Someone Totaled My Car Can I Sue – Not everyone can buy a new car anytime. Since your resources are currently limited, you may be forced to use a performance car that is still old by today’s standards. While driving around Baltimore, a reckless driver hits your old car and causes significant damage. After contacting the concerned insurance company, they also mentioned that your car is totaled.
What are your options if your car has been totaled by the insurance company? That’s the main question that the Law Firm of Baltimore car accident attorney John Lebler answers in this article. Stay tuned to learn more about the steps you should take and what you can expect after the accident.
Someone Totaled My Car Can I Sue
You probably know the word “total” and can guess what it means based on context clues. Maryland has a clear definition of that term based on existing statutes.
What Is A Total Loss Car?
According to Maryland law, you can legally use any vehicle on the highway if the cost of repairing it exceeds 75% of its fair market value before it is accidentally or intentionally damaged. Damage may be caused by collision, any other accident, fire, flood, trespass or any other similar event.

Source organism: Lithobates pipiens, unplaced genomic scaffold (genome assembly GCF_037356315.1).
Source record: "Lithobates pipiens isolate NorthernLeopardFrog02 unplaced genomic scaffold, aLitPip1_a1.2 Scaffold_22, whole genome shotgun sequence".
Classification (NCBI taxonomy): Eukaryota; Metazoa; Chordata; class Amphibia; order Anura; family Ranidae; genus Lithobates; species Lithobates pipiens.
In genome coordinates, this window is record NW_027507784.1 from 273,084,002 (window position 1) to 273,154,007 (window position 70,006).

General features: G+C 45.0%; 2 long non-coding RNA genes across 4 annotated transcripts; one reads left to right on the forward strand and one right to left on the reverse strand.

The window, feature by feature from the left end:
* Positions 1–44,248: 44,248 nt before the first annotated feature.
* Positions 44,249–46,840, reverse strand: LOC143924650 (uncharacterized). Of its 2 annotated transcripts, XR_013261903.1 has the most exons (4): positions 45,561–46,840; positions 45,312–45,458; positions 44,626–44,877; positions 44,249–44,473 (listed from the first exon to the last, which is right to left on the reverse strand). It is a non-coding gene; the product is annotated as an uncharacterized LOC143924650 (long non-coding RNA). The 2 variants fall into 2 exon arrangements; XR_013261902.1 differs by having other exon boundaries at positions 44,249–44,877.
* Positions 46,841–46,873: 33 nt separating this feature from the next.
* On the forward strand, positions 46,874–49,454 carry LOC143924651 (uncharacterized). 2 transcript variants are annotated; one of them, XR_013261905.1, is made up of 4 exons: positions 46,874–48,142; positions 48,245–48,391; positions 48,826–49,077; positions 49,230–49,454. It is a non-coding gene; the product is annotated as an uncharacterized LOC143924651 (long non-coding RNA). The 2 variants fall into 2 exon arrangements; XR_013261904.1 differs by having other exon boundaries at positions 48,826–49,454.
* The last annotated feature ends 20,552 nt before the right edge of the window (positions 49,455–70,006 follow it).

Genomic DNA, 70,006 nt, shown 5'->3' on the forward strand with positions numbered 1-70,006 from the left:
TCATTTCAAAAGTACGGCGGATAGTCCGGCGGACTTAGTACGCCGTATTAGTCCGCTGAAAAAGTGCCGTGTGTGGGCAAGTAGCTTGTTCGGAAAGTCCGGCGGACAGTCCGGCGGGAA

If a vehicle sustains damage beyond the established 75% limit, an insurance company can pay for its repairs. Instead, the insurance company can provide compensation in the form of a cash settlement.
Because the threshold for a car to be declared a total loss is high, you might think that your accident won’t lead to those kinds of consequences. However, if you drive an old car, you can’t rule out the possibility.
Body repairs for older vehicles are more expensive than regular car repairs. Even if the accident doesn’t make your car unsafe to use on the road, the insurance company has no incentive to pay for its repairs. Their assessment of the situation may reveal that they stand to lose more money by footing the bill for those expenses.
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That exposure can be unpleasant, especially if the vehicle has sentimental value. Such an outcome would be unfortunate, but you must admit that it is a distinct possibility.
Now that we know when a car is considered totaled, let’s tackle the other important questions on that topic. Those questions include:
The answers to those questions give you valuable insight into your process following your accident. Continue below to find the answers to those questions.
The decision to total a car is not arbitrary. Instead, the relevant insurance company gets involved and tries to gauge the value of the car. To do that, an insurance company will hire someone to adjust the case.
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The job of the adjuster is to measure the amount of damage the vehicle has sustained. They will contact repair shops and determine the estimated cost of the necessary repairs. If they hear that the potential cost of repairs exceeds the 75% limit we discussed in the previous section, expect the repair to total your vehicle.